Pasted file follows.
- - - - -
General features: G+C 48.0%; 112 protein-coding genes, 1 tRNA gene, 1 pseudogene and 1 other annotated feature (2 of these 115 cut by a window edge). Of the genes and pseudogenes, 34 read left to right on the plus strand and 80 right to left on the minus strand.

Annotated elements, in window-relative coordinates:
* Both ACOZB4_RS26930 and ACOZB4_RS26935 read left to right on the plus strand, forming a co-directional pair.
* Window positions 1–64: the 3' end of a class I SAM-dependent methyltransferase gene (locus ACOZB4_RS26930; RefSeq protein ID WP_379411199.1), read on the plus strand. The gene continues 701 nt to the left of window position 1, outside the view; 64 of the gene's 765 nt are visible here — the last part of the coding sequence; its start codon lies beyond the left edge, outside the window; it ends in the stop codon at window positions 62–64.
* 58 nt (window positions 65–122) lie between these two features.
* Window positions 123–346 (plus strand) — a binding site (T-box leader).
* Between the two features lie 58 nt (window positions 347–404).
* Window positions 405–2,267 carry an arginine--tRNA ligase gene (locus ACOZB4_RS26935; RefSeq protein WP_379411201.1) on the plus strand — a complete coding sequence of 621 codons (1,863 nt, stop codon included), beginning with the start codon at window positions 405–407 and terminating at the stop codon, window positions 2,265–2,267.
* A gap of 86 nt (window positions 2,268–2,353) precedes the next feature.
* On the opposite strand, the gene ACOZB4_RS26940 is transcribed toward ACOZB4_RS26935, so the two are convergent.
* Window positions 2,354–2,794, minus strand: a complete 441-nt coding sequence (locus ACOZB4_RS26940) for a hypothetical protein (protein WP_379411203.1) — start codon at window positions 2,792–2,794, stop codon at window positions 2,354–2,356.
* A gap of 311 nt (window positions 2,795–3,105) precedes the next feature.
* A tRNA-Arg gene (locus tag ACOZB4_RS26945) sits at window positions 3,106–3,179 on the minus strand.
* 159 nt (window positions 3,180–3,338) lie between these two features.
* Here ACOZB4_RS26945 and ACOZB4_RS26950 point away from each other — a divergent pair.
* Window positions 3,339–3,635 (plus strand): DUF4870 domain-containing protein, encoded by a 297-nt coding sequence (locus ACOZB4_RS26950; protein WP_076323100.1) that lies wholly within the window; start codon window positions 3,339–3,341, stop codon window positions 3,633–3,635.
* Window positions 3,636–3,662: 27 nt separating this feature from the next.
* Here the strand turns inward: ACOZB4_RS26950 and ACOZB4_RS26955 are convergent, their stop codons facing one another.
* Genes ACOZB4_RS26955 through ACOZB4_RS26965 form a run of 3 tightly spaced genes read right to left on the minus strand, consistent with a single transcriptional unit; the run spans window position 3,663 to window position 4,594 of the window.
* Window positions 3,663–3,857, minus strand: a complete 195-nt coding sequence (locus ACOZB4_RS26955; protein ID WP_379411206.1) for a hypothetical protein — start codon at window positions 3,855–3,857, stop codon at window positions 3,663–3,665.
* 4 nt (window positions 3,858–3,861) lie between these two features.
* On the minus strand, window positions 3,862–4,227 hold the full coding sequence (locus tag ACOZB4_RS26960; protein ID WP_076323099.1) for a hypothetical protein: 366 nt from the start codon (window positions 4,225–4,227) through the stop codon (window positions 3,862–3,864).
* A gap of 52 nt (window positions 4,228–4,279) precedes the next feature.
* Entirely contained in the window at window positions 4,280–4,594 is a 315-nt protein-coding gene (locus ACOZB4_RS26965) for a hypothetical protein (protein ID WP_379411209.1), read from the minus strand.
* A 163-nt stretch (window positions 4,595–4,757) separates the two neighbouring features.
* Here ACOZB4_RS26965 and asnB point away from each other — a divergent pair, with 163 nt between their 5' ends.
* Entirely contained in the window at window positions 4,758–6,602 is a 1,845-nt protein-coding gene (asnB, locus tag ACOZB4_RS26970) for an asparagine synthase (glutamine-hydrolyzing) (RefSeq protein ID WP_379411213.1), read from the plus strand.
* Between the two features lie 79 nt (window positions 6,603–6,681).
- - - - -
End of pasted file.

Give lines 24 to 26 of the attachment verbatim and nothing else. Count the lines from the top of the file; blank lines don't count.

* Entirely contained in the window at window positions 4,280–4,594 is a 315-nt protein-coding gene (locus ACOZB4_RS26965) for a hypothetical protein (protein ID WP_379411209.1), read from the minus strand.
* A 163-nt stretch (window positions 4,595–4,757) separates the two neighbouring features.
* Here ACOZB4_RS26965 and asnB point away from each other — a divergent pair, with 163 nt between their 5' ends.